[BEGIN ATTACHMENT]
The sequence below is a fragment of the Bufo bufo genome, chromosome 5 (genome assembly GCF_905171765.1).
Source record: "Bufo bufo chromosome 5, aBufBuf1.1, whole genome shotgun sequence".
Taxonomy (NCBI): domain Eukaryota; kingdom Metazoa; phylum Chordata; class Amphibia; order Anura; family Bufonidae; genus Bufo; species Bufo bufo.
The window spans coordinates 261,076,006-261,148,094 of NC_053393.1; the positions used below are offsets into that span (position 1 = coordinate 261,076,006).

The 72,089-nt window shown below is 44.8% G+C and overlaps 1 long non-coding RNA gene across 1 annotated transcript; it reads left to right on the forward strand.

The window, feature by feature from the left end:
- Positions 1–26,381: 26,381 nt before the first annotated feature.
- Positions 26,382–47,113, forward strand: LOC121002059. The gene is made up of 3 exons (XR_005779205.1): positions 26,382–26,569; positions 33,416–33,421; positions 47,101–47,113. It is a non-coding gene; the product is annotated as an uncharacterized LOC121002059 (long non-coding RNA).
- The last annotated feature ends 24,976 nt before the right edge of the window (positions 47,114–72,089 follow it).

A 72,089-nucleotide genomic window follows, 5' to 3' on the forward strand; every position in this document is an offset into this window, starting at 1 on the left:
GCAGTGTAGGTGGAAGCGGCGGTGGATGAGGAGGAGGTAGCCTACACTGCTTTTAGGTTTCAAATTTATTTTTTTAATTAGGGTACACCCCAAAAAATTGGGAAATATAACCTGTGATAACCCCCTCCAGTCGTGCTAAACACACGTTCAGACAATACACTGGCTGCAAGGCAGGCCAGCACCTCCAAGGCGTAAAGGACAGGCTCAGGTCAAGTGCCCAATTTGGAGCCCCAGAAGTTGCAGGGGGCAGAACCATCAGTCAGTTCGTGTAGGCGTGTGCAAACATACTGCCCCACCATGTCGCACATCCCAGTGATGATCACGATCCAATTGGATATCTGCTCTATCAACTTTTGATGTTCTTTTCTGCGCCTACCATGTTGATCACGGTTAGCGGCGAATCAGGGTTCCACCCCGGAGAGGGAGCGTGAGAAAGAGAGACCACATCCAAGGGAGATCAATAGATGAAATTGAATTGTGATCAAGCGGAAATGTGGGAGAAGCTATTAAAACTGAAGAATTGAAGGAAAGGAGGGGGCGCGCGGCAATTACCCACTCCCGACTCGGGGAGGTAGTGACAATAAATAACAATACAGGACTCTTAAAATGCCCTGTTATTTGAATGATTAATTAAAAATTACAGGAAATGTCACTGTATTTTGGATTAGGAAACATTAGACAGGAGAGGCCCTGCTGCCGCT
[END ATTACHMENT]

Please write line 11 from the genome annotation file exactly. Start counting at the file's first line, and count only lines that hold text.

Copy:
GCAGTGTAGGTGGAAGCGGCGGTGGATGAGGAGGAGGTAGCCTACACTGCTTTTAGGTTTCAAATTTATTTTTTTAATTAGGGTACACCCCAAAAAATTGGGAAATATAACCTGTGATAACCCCCTCCAGTCGTGCTAAACACACGTTCAGACAATACACTGGCTGCAAGGCAGGCCAGCACCTCCAAGGCGTAAAGGACAGGCTCAGGTCAAGTGCCCAATTTGGAGCCCCAGAAGTTGCAGGGGGCAGAACCATCAGTCAGTTCGTGTAGGCGTGTGCAAACATACTGCCCCACCATGTCGCACATCCCAGTGATGATCACGATCCAATTGGATATCTGCTCTATCAACTTTTGATGTTCTTTTCTGCGCCTACCATGTTGATCACGGTTAGCGGCGAATCAGGGTTCCACCCCGGAGAGGGAGCGTGAGAAAGAGAGACCACATCCAAGGGAGATCAATAGATGAAATTGAATTGTGATCAAGCGGAAATGTGGGAGAAGCTATTAAAACTGAAGAATTGAAGGAAAGGAGGGGGCGCGCGGCAATTACCCACTCCCGACTCGGGGAGGTAGTGACAATAAATAACAATACAGGACTCTTAAAATGCCCTGTTATTTGAATGATTAATTAAAAATTACAGGAAATGTCACTGTATTTTGGATTAGGAAACATTAGACAGGAGAGGCCCTGCTGCCGCT